Geek Out is a USB 2.0 device that draws all its power from your computers USB (5v power rail), does not use batteries, and does not need any additional power input, but Geek Out is a very impressive micro-machine that has an asynchronous DAC/Amp design. Simply put, Geek Out has its own super accurate clock source separate to the inaccurate one embedded within the host computers USB controller. By having its own clock source Geek Out is able to to be much more stable with less jitter and thus can sample the audio with a greater degree of accuracy. This brings big changes in dynamic range and frequency response, but Geek Out also uses the well respected ESS Sable 9018K2M digital to analogue converter in combination with a Texas Instruments TPA6120A2 (Class A) IC amplifier to deliver breathtaking analogous clarity to your headphones. It should be acknowledged that due to the internal amplifier being of a class A design, Geek Out can get very hot and, at times, can be too hot to touch. LH Labs have designed Geek Out’s aluminium case so that it acts as a crude heat sink to disperse the heat, but the small surface area of Geek Out and a lack of typical fins comes at the cost of excess heat output which can potentially reduce the lifespan of the product, considering it can get up to 70°c (158° f) - 60°c (140° f) is considered too hot to touch! Saying this it comes as no surprise why it gets so how when you consider how much power Geek Out harbours; Geek Out 450 can deliver 450mW of power into a 16Ω output and Geek Out 1000 can deliver one full what of power into a 16Ω output. Clearly Geek Outs capabilities are unprecedented. For most users the 450 will suit their needs, but for users demanding a higher power, for use with higher impedance headphones, the Geek Out 1000 will more than suffice. Saying that there is no way that you could possibly run out of power, even with tricky planar-magnetic headphones such as the HiFi-Man HE6, and during testing I couldn’t go anywhere near to running out. With this noted the massive amount of power on offer with the Geek Out 1000 needs to be handled with care because there is a real potential risk of ruining your headphones or hearing.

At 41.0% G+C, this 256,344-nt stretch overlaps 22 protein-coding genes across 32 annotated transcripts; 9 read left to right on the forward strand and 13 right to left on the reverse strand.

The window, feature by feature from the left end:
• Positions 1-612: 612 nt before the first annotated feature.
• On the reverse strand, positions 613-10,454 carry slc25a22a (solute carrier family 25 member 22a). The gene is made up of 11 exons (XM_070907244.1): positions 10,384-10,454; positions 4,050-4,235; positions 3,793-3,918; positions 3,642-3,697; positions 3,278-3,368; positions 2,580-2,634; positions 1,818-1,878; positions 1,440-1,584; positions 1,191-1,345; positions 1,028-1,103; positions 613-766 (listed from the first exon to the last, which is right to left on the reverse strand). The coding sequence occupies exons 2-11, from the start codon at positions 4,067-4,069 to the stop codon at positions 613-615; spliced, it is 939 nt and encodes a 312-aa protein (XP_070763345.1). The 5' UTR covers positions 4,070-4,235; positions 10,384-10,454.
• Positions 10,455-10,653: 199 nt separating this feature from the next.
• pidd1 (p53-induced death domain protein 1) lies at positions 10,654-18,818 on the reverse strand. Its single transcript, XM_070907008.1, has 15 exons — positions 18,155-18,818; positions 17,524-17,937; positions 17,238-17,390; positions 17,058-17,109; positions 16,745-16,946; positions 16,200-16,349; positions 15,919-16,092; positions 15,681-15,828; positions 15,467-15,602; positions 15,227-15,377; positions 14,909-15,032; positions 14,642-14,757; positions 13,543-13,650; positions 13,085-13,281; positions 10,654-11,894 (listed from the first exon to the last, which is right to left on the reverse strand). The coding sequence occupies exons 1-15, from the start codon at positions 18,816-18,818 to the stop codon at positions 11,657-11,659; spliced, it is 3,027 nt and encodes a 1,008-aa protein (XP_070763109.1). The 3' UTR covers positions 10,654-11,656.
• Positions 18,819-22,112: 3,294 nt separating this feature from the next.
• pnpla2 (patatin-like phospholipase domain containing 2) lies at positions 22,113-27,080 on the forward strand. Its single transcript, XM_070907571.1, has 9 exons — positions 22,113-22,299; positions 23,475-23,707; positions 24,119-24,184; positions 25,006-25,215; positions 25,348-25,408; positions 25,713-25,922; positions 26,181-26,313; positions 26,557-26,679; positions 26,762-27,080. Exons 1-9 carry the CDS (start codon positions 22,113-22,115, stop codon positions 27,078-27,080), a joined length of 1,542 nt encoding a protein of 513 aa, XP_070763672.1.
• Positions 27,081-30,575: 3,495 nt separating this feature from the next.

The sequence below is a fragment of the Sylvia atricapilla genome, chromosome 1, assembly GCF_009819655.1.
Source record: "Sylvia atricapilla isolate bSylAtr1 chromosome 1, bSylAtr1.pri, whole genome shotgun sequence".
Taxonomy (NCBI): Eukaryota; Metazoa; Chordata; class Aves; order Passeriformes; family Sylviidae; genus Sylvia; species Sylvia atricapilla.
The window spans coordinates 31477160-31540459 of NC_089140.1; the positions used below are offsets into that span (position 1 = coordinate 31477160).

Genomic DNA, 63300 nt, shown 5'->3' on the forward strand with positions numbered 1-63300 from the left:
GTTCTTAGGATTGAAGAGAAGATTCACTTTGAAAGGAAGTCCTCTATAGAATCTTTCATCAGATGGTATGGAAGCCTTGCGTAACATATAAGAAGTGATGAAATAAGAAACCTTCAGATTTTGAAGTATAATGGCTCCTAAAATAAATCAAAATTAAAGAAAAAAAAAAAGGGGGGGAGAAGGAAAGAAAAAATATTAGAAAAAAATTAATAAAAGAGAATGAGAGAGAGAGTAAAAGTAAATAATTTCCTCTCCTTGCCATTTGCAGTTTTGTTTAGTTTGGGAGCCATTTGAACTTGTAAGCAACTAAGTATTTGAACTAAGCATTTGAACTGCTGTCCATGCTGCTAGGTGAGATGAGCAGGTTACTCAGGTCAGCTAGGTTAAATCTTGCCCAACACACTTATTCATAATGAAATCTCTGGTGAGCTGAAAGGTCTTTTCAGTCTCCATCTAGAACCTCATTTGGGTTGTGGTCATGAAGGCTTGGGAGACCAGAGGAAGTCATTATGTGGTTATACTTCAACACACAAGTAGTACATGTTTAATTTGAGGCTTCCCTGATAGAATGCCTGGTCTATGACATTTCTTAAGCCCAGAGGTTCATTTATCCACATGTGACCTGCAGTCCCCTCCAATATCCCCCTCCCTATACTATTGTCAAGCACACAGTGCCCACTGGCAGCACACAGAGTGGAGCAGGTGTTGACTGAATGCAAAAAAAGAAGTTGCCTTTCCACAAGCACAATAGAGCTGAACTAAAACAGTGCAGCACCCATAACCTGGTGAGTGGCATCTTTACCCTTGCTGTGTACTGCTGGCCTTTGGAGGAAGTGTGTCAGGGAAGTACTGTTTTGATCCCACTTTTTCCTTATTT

Finally, just as a side note, I would like to mention that there does appear to be some form of protection device within Geek Out to stop a surge of power, at any volume output level, from occurring when accidentally disconnected or connected to the USB. Although the Geek Out categorically does not contain a relay switch, it does appear that it has some form of device acting in its place.


Test Equipment:

MacBook Air 2013, Sonic Studio Amarra, Lossless WAV’s, Beyerdynamic T90’s, Fostex TH900’s, Fostex TH600’s, Heir Audio 8.0 IEM’s, and Grado SR325e’s.


Sound Quality:

Having discussed a collective of trivial design issues, I do have to say that the ears appreciation of Geek Out more than makes up for these physical concerns. With Geek Out, LH Labs has created a convenient portable device thats sonic capabilities take on leading desktop DAC/Amp solutions under £500 with laughable ease. Geek Out has been designed to harbour an transparent natural audiophiliac sonic signature in the mid to high frequencies with a slight extra touch of weight occurring around the bass frequencies to bring an element of fun into the mix. I have discovered that to get the best out of Geek Out you do need to have it operational for half an hour before listening. Obviously Geek Out still sounds great before this, but you will be holding on to a more sterile performance in comparison to its relaxed state. Another consideration is that I have found Geek Out to not cope with lossy files, such as MP3, very well. The poor resolution attracts a prickly response that is otherwise absent with lossless file types.